Guyana recognises Covaxin; Indian high commission hails ‘important step’
The South American nation of Guyana is the latest to recognise Covaxin, India's first indigenous vaccine against the coronavirus disease (Covid-19), the Indian high commission to the country announced on Tuesday. Taking to Twitter, the high commission, based in the capital city of Georgetown, described this is an ‘important step' in ties between the two countries.
“#Guyana has recognised #India's indigenous vaccine #COVAXIN--important step forward in the post-Covid partnership between Indian and Guyana,” India in Guyana tweeted, also attaching with the tweet an image of Prime Minister Narendra Modi with Guyanese President Irfaan Ali at the ongoing UN climate summit in Glasgow, Scotland.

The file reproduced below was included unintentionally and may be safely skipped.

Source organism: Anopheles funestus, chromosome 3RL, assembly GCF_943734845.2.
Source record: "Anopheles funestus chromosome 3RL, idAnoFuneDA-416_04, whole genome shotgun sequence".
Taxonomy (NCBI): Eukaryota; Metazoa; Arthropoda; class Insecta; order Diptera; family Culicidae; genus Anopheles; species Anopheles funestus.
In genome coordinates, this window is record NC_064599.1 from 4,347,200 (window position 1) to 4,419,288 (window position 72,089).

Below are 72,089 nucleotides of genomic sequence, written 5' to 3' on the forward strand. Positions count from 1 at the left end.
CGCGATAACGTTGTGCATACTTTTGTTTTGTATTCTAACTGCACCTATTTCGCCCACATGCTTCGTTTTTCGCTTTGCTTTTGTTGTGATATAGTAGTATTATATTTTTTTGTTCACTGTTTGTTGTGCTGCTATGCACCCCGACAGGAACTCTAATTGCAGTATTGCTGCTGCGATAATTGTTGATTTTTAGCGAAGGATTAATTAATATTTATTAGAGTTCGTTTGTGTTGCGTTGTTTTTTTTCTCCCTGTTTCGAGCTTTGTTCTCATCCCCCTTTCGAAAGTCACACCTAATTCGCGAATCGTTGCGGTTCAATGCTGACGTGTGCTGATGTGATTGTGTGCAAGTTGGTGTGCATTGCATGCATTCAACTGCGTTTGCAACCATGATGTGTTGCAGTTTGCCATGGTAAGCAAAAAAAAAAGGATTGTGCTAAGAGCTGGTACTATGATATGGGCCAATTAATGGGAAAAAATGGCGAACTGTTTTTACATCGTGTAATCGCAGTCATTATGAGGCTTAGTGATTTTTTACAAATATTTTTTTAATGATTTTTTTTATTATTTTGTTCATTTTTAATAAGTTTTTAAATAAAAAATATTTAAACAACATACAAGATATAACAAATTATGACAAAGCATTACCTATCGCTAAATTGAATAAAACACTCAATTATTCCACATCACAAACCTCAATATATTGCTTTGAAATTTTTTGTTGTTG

Guyana, which has a population of just over 700,00 and which is the only country in South America with English as official language, earlier recognised the following Covid-19 vaccines: Oxford-AstraZeneca, Sputnik V, Sinopharm, Sinovac, Pfizer-BioNTech, Moderna and Jansen. According to the country's guidelines, a person is ‘vaccinated’ if they have taken at least one dose of any of the aforementioned jabs.
In recent days, countries such as Australia and Oman have added Covaxin to their respective lists of approved vaccines. Other nations, which have approved the Bharat Biotech International Limited-developed vaccine include Mauritius, Philippines, Nepal, Mexico, Iran, Sri Lanka, Greece, Estonia and Zimbabwe.
Covaxin is among six jabs granted emergency use authorisation (EUA) in India for the nationwide inoculation drive, which began on January 16.
On November 3, the World Health Organization (WHO) will hold a review meeting to discuss granting emergency use listing (EUL) to Covaxin. Members of the global health body's technical advisory group (TAG) met on October 26 to discuss the issue, but concluded that more clarifications were required from Bharat Biotech.